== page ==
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Study and conservation of the Ruckers instruments of the mim

The Ruckers family were to the harpsichord what Stradivarius was to the violin (Grant O'Brien, Ruckers. A harpsichord and virginal building tradition, Cambridge University Press, 1990, p. 1). The MIM's collection of harpsichords and virginals comprises 18 instruments with the Ruckers signature.
These 18 instruments constitute the most important collection of Ruckers instruments in the world. They form a testimony to the extreme skill of Flemish musical instrument makers. Indeed, from the late sixteenth century onward one name dominates all harpsichord making in Northern Europe: Ruckers. Their influence was extensive and their fame considerable, even outside Europe, and also long after their period of activity.

Given the major importance of the MIM's 18 Ruckers instruments, a project aiming at their conservation, study, restoration and valorization has been instigated. It responded to a call for projects on the Preservation of the artistic heritage of Belgium, an action program promoting the safeguard  and conservation of important elements of the Belgian furniture patrimony, launched by the King Baudouin Foundation.  The project could be started thanks to a first grant of 60,000 € by the Baillet Latour Foundation.

The Ruckers project is directed by Pascale Vandervellen.

The main objectives of the project


Despite their value, the 18 signed MIM's Ruckers instruments haven't been the object of comprehensive study so far. In a first phase, the project focuses on the scientific documentation of each instrument, involving traditional examination and measurements, as well as X-rays, CAT scans, dendrochronology of the sound boards, analysis of  printed paper, analysis of  pigments and mediums used on the painted surfaces, stratigraphic sections, infrared images and ultraviolet examination. The results of these analyses and their comparison with other existant Ruckers instruments in public and private collections enrich the actual organological knowledge in a significant and pioneering way.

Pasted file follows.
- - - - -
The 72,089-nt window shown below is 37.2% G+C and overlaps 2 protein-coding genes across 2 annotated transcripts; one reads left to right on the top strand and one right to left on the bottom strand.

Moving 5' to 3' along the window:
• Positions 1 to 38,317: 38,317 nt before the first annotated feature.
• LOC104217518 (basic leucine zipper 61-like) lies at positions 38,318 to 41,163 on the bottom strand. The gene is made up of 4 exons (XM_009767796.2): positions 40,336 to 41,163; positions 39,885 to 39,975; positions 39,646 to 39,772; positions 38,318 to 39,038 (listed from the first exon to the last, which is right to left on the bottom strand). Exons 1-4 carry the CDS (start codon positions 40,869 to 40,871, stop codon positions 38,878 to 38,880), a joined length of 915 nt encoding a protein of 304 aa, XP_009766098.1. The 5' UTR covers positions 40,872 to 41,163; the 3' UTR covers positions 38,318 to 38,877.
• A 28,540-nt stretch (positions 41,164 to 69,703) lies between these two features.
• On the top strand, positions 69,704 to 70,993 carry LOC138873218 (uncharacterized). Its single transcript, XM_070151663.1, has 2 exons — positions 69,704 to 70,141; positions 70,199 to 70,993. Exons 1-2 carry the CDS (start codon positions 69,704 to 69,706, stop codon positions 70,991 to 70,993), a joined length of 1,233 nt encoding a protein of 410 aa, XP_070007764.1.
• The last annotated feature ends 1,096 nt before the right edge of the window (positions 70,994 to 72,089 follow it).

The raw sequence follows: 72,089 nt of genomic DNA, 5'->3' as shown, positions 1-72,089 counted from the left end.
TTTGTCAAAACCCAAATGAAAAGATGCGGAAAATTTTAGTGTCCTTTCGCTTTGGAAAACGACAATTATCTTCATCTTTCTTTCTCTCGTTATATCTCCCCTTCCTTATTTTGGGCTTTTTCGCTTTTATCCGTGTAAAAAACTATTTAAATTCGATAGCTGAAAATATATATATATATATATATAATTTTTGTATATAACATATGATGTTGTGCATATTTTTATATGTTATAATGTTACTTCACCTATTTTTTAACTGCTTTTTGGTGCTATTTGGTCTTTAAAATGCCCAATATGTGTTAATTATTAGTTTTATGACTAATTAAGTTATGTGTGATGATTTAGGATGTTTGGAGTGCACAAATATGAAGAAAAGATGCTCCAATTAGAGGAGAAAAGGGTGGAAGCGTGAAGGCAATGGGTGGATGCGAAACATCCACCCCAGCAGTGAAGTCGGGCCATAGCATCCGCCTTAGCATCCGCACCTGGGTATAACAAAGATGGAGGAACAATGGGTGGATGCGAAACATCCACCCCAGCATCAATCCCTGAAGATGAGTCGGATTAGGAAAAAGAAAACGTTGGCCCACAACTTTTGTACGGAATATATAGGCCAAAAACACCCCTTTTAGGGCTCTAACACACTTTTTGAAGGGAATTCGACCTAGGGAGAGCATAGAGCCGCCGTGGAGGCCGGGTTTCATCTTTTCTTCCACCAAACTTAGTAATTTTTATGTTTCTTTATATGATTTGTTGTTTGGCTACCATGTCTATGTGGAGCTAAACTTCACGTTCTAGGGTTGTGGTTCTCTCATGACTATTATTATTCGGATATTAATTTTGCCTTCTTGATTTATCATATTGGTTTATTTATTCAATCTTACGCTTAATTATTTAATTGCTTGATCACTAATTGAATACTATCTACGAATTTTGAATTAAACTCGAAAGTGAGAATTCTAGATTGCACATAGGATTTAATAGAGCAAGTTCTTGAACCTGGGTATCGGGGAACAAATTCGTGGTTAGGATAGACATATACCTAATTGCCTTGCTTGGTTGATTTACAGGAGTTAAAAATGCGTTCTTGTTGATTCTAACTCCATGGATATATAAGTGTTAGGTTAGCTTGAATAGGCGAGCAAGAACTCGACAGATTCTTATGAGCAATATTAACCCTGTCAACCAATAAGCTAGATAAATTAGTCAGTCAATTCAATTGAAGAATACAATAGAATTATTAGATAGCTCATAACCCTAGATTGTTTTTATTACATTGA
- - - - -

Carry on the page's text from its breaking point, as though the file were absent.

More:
The project's second phase aims to restore the 18 instruments. This involves consolidating their material, as well as clarifying and harmonizing their esthetic state.  Certain instruments have an 18th or even 19th century decoration. However, the original decoration - most often consisting of printed paper - is sometimes still present under the paint layer(s), at least partially. The question arises if the present decoration should be preserved, or if a return to a previous stage or even the original state should be envisaged. Conscious decisions can only be based on the results of the analyses made in the study phase.


This heritage, its study and proposed restoration deserves to be suitably recognized. Since their restoration, the instruments are on display on rotation in the permanent exhibition room. Moreover, in 2017, the MIM produced a publication on all aspects of the project. On this link you can find a list of the paintings used as decoration on the Ruckers instruments as mentioned in the publication.